Relative Humidity in Xvivo System Incubators
New Concepts and Practices with the Risk-based Approach
We are all taught to do cell biology in room air conditions with room air CO2 incubators. This is technology that hasn’t changed in 60 years. We filled up a big pan with water inside, and then spent a lot of time dealing with the literal fallout: condensation problems, and the microbial swamp in the pan. We had to lug that swamp out to empty it, disinfect it, autoclave it, refill it, and repeat.
Xvivo System Incubators are not in room air, but in a closed system, and allow extremely fine control of gases and relative humidity (RH). You don’t need that big pan full of water. You might not need much water at all.
In fact, too high RH in a closed system can:
- Saturate the filters and waterlog the sensors
- Cause sensor readings to be inaccurate
- Contribute to microbial growth risk
It can also cause water to condense all over the glovefront, which prompts large-scale cleaning, resulting in increased risk of disinfectant fumes to your cells and increased risk of degradation of gloves and other plastics.
Use Water Wisely
Rather than filling up the pan, place small dishes of sterile water in the pan on the bottom shelf.
Start with 1 or 2 dishes (100mm culture dishes) and see how long the water lasts. If you need more, add another dish.
Your infusion rate of dry gases from the tanks and the frequency of door opening events will determine how long it lasts. Use the pan to catch spills rather than as a pool. With a capped bottle of sterile water kept in the corner of the processing chamber, you can top off the dishes when you routinely handle your cells.
Some customers prefer to use more media in their cultures (due to evaporation) rather than have the risks associated with higher chamber RH levels.
Whenever applicable, we recommend customers perform feasibility studies on their process to determine the lowest RH needed.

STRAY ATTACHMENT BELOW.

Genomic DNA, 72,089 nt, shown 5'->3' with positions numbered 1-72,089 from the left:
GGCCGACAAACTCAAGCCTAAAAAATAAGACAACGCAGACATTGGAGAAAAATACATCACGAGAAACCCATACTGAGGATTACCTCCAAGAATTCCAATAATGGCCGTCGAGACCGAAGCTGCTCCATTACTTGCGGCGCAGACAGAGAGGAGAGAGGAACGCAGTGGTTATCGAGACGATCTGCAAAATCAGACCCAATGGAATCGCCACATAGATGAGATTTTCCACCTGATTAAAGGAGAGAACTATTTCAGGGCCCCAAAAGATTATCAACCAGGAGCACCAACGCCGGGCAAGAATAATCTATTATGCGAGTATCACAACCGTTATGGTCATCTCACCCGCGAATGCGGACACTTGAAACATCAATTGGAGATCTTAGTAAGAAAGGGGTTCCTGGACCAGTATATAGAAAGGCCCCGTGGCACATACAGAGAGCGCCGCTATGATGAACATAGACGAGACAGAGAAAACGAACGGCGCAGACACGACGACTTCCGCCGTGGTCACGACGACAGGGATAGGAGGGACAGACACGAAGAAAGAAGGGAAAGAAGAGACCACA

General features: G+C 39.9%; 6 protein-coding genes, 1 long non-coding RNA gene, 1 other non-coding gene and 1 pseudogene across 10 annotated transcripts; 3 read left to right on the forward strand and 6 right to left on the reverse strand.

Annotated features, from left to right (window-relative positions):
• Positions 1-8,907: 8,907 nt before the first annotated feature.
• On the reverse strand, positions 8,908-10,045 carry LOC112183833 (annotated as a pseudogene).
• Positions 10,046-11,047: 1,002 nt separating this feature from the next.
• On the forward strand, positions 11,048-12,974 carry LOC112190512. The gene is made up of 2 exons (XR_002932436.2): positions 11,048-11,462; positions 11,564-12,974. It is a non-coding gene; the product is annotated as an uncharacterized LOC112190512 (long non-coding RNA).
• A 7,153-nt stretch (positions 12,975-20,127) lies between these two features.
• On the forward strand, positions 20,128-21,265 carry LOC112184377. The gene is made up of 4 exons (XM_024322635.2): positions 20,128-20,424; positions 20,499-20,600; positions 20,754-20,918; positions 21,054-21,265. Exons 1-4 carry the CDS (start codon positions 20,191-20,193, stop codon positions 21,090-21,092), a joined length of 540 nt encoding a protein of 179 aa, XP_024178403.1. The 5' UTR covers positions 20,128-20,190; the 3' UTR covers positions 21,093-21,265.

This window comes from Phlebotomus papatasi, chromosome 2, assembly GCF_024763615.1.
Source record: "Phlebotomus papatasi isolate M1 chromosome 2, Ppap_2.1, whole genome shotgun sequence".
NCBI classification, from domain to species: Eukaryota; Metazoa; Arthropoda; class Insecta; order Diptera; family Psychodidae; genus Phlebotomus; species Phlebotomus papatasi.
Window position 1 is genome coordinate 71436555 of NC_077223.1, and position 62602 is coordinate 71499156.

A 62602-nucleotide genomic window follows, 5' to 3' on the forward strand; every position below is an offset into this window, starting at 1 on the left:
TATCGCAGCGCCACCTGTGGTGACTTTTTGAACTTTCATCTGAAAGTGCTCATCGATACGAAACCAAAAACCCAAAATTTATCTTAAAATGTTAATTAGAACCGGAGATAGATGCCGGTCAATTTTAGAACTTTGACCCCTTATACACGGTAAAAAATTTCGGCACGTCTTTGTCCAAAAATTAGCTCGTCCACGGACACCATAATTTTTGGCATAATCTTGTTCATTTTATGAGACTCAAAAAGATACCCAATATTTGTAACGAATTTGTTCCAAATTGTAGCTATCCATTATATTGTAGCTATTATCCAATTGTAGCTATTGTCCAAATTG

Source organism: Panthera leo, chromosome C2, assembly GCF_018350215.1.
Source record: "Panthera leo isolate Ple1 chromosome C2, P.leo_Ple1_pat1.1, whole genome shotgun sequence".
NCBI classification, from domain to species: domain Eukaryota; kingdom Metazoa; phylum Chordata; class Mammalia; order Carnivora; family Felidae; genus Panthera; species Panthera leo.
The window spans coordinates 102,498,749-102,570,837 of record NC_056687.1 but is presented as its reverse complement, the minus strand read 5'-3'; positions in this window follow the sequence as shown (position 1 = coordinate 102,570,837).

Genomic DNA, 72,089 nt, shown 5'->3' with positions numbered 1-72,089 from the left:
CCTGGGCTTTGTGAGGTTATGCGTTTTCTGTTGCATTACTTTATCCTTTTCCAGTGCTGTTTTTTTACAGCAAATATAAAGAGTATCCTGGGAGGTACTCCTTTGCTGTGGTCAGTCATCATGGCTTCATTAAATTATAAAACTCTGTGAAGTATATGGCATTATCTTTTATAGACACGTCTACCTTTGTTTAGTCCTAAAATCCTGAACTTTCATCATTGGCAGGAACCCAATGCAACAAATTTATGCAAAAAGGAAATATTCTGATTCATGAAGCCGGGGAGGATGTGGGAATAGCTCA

The Xvivo Has Controls to Automatically Limit RH
Always keep the relative humidity limit controls for incubators and processing chambers ON.
Set the RH limit controls to:This allows the Xvivo to control the humidity by infusing fresh, dry gases.
65% in incubator chambers
50% in processing chambers
Damage from water accounts for more than half of all service calls.
This risk-based use of controlled relative humidity works with the Xvivo System to reduce gas usage, reduce microbial growth risk, and reduce risks to equipment and cells.
Contact BioSpherix to learn more today.
Cytocentric Visionaries: Dr. David Gozal, MD Part 2: COVID-19 Research, Prone Positioning, and Chronoadequacy Alicia Henn, PhD MBA, Chief Scientific Officer, BioSpherix David Gozal, MD, MBA, PhD (Hon) is the Marie M. and Harry L. Smith Endowed Chair and...
Cytocentric Visionaries: Dr. David Gozal, MD Part 1: COVID-19, ACE2, and the Circadian Clock Alicia Henn, PhD MBA, Chief Scientific Officer, BioSpherix David Gozal, MD, MBA, PhD (Hon) is the Marie M. and Harry L. Smith Endowed Chair and Chairperson of the Department...
Cytocentric Visionaries: Dr. David Lawrence, University at Albany Inflammation and Oxidative Stress: Cell Conditions Matter, Even for CAR-T Dr. David A Lawrence is Professor and Chair of Environmental Health Sciences, at the School of Public...
About The Author
Alicia D Henn, PhD, MBA
Chief Scientific Officer of BioSpherix, Ltd
Alicia Henn has been the Chief Scientific Officer of BioSpherix, Ltd since 2013. Previously, she was a researcher at the Center for Biodefense Immune Modeling in Rochester, NY. Alicia obtained her PhD in molecular pharmacology and cancer therapeutics from Roswell Park Cancer Institute in Buffalo, NY and her MBA from the Simon School at University of Rochester in Rochester, NY.
If you would like to be featured in our Cytocentric Visionary Series, contact us. We would love to hear about your work.